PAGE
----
Kohler-Andrae State Park
1020 Beach Park Lane, Sheboygan, (920) 451-4080

This 1,000-acre park on Lake Michigan offers a peaceful respite from the city with two miles of sandy beach. On the "dunes cordwalk" – just north and south of the nature center – hikers walk on a 2.5-mile plank and rope walkway through the dunes with lookout points and benches overlooking Lake Michigan and a rare interdunal marsh area. This is one of the most unique areas in the state and makes for a really fun walk. But, of course, be prepared to empty the sand from your shoes.

The 2.5-mile "Black River Trail" – in the northwest section of the park just off County Highway V – winds through open prairie, mixed woodlands and a red pine plantation. Be careful, this trail is open to horses and mountain bikes, too.

Lion's Den Gorge Nature Reserve
511 High Bluff Drive, Grafton, 262-238-8257
Lion's Den George Nature Reserve offers 73 acres of hiking trails, boardwalks, wetlands, forest and beachfront along the shore of Lake Michigan in northern Grafton, just a 25-minute drive from downtown Milwaukee. The preserve is one of the last stretches of undeveloped lakefront property between Mequon and Port Washington, and is adjacent to a 44-acre complex dedicated to enhancing populations of migratory birds and other wildlife

Lizard Mound Park
County A, 1 mile east of Highway 144, (262) 335-4445

The snaking trail at Lizard Mound Park – open from April through Nov. 14 – skirts around two dozen effigy mounds constructed by Native Americans between 500-1200 A.D. The mounds are shaped like panthers, lizards, birds and other animals and make for a truly fascinating hike in an area listed on the National Register of Historic Places. One of the mounds used to have a viewing window which allowed visitors to see into a burial mound, but that has been removed. The bulk of the path rolls through woods filled with basswood, oak, beech and sugar maple trees, making it a shady walk perfect for very hot days.

Ozaukee Interurban Trail
Not hiking, technically, since it's an asphalt-paved, 30-mile long trail. But the scenery is beautiful and it's ideal for walking, running, biking, in-line skating and cross-country skiiing in winter time. The trail runs north from Milwaukee country through Meqon, Cedarburg, Grafton, Port Washington, Belgium and up to the Sheboygan county line. Based on a historic interurban railway that connected Milwaukee, Ozaukee and Sheboygan counties, the trail winds through rural vistas and urban landscapes. It opened for public use in 2002.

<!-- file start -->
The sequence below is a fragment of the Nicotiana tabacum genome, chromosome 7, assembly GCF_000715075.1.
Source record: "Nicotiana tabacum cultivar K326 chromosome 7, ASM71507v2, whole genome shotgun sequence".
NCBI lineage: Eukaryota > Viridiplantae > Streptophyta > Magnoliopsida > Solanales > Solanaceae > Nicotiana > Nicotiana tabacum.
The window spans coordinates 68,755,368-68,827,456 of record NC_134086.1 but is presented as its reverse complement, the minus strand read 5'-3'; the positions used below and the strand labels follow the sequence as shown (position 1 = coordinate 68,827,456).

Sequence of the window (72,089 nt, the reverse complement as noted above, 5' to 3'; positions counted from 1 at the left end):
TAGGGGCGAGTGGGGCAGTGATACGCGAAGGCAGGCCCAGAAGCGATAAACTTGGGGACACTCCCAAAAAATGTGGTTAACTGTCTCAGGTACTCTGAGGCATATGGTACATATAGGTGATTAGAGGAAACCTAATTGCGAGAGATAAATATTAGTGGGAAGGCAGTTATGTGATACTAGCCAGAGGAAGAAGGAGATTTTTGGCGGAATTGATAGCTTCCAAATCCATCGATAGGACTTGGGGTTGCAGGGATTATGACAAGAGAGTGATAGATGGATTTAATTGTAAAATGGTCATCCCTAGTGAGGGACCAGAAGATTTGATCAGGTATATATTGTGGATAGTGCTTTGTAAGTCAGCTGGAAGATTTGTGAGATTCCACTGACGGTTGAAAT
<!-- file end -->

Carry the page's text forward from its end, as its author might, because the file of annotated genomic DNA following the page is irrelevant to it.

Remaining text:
Petrifying Springs
Highway 31 and County A, Kenosha County, (262) 857-1869

This 360-acre park – the oldest in the Kenosha parks system – is named for the bubbly geological feature at its southern end – the contact springs, which are a result of rainwater gurgling up through rock. The water leaves behind a rocky-looking substance that isn't actually stone (hence the "petrifying" part of the name). Petrifying Springs is an arborphiles' paradise with the largest stand of white cedar in the county as well as the largest basswood, maple and black walnut trees in Kenosha County. The trail wiggles alongside the Pike River and offers views of the contact springs.

If you prefer to walk closer to home, Milwaukee County Parks offer many pleasing places to do so, especially in Grant Park in South Milwaukee, Whitnall Park – home of the Boerner Botanical Gardens and the Wehr Nature Center – and the lovely Frederick Law Olmsted-designed paths of Lake Park. The Cudahy Nature Preserve, just south of the airport on College Avenue (east of Howell Avenue), Riveredge Nature Center and the Schlitz Audubon Nature Center offer good opportunities to commune with flora and fauna in the metro Milwaukee area.

To read a story about the Bong Recreation Area in Racine County, click here. For an article about state parks in the region, click here. The area around Holy Hill offers some of the most lovely settings for spring, summer and autumn walks. Click here for a story on Holy Hill.